Howard Dean, Take 1
Former Vermont governor and country doc Howard Dean has officially kicked off his bid for the presidency. The big surprise to a lot of people, though, is how quickly Dean is becoming a major player in a bloated field of Democrat candidates.
What's propelling this little-known Dem from relative obscurity to a place of national prominence? It's the fact that Dean has become the favorite son of one of the most important constituencies that an ambitious liberal can pocket â¤" the well-heeled, facially peeled group over in Tinseltown.
Last February, I wrote in the Left Coast Report that if certain celebrities decide to lend their support to a candidate, they "can change a rarely recognized backbencher into a well-known front-runner overnight." The showbiz industry, after all, was the fifth-largest source of bucks for federal candidates in the 2002 elections. And 83 percent of the money went to the Democrats.
But the statistics don't tell the whole story. That's because celebrity endorsements can't be measured in dollars alone.
Stars provide a synergy and a buzz that can draw contributors from just about every point on the globe. Their presence and/or participation at a fund-raising event can generate gobs of dough. And their name recognition can snare free publicity that can translate into a campaign ad, minus the invoice.
Howard Dean's star-studded campaign cast is enough to make any lib with presidential ambition turn green-eyed.
The first and most significant celeb to back Dean was Rob Reiner. Yes, the Meathead chose the jug of maple syrup almost two years before the Democrat Party officially makes its pick. Reiner indicated that he didn't want to wait, because he wanted to make sure that Dean had the finances to survive a primary season.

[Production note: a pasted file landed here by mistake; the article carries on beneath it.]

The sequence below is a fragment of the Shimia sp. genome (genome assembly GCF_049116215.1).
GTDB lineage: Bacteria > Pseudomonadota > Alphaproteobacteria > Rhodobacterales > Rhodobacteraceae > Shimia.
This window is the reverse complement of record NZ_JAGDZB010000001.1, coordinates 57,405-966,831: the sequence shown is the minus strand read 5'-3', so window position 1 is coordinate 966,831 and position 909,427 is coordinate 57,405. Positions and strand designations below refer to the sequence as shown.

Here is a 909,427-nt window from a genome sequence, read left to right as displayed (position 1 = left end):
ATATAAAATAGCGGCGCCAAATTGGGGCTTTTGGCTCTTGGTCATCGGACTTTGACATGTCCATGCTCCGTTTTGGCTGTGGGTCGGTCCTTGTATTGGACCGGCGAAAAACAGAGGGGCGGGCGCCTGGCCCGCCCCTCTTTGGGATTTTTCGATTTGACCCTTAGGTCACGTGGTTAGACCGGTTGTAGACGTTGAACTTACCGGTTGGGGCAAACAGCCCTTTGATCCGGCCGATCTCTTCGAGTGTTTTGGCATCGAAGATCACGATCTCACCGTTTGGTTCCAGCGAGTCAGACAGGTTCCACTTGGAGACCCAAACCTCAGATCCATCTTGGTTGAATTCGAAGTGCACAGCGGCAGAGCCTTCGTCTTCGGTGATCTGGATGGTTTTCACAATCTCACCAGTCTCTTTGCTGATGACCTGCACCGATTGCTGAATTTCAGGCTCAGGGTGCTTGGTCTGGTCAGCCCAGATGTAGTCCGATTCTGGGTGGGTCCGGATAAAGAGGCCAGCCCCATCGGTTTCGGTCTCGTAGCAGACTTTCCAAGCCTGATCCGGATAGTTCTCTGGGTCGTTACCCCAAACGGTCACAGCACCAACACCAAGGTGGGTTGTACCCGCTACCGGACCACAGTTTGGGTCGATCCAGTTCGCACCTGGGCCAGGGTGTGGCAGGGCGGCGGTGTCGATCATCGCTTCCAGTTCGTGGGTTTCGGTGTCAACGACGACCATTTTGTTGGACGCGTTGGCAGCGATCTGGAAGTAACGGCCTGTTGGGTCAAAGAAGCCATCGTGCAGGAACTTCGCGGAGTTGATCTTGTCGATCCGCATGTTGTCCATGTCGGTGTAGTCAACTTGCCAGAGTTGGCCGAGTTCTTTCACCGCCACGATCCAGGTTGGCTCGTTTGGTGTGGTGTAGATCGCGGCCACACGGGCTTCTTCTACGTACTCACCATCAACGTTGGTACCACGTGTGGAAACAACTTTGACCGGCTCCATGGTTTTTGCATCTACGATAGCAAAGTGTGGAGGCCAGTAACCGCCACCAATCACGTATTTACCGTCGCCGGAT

As it turns out, Dean's not only going to survive, but it looks like he's also going to pull other candidates, like Ketchup Kerry, even further left.
Then there are other Hollywood hotshots, such as Martin Sheen, Michael Douglas, Catherine Zeta-Jones, Joan Jett, Norman Lear, Nora Ephron and "Seinfeld" co-creator Larry David, who are all keen on Dean, too.
A fund raiser for Dean was held recently at an Upper "Left" Side apartment. The fashionable gathering was hosted by "Cool Hand Luke" Paul Newman and his wife, Joanne Woodward. Guests included hyper-libs Alec Baldwin and Michael Moore. Baldwin has actually placed Dean on his short list. He tells Newsweek, "I want to know who's the person that's going to take it to Bush. We've got to get rid of this guy."
The actor also explains that Sen. Bob Graham and Howard Dean are the only two candidates who haven't yielded to Bush on the "most important issue" ï¿12 the one of "national security."
Meanwhile, Rob Reiner hosted a donor party, where approximately 100 of the glitterati showed up and shelled out an additional $125,000 for Dean's campaign. Jamie Lee Curtis and Christopher Guest were reportedly in attendance.
Still, there are some important Hollywood figures who haven't yet completely thrown their weight behind a single candidate. Current fence sitters include Barbra Streisand and DreamWorks triplets Spielberg, Geffen and Katzenberg.
Between the years 1992 and 2000, David Geffen raised around $20 million for the Clinton-Gore campaign and the Democrat Party. And, of course, Barbra is capable of getting millions of dollars to flow into liberal campaign lockboxes should she decide to step out of retirement for the 897th time.
There are two factors that are creating some hesitation about Dean. The first involves the question of whether he can really win the nomination. The second has to do with Hollywood's love affair with Bill Clinton.
If Dean's stature continues to rise, the first issue will take care of itself. As for whether or not he's got enough of Bill's personal magnetism and partying potential to win Hollywood's heart, that's yet to be seen.
Whatever the case, the guy does have one built-in advantage as he goes after the coveted role. With competition like Lieberman, Gephardt, Graham and Kucinich, he just may get the Left Coast lead.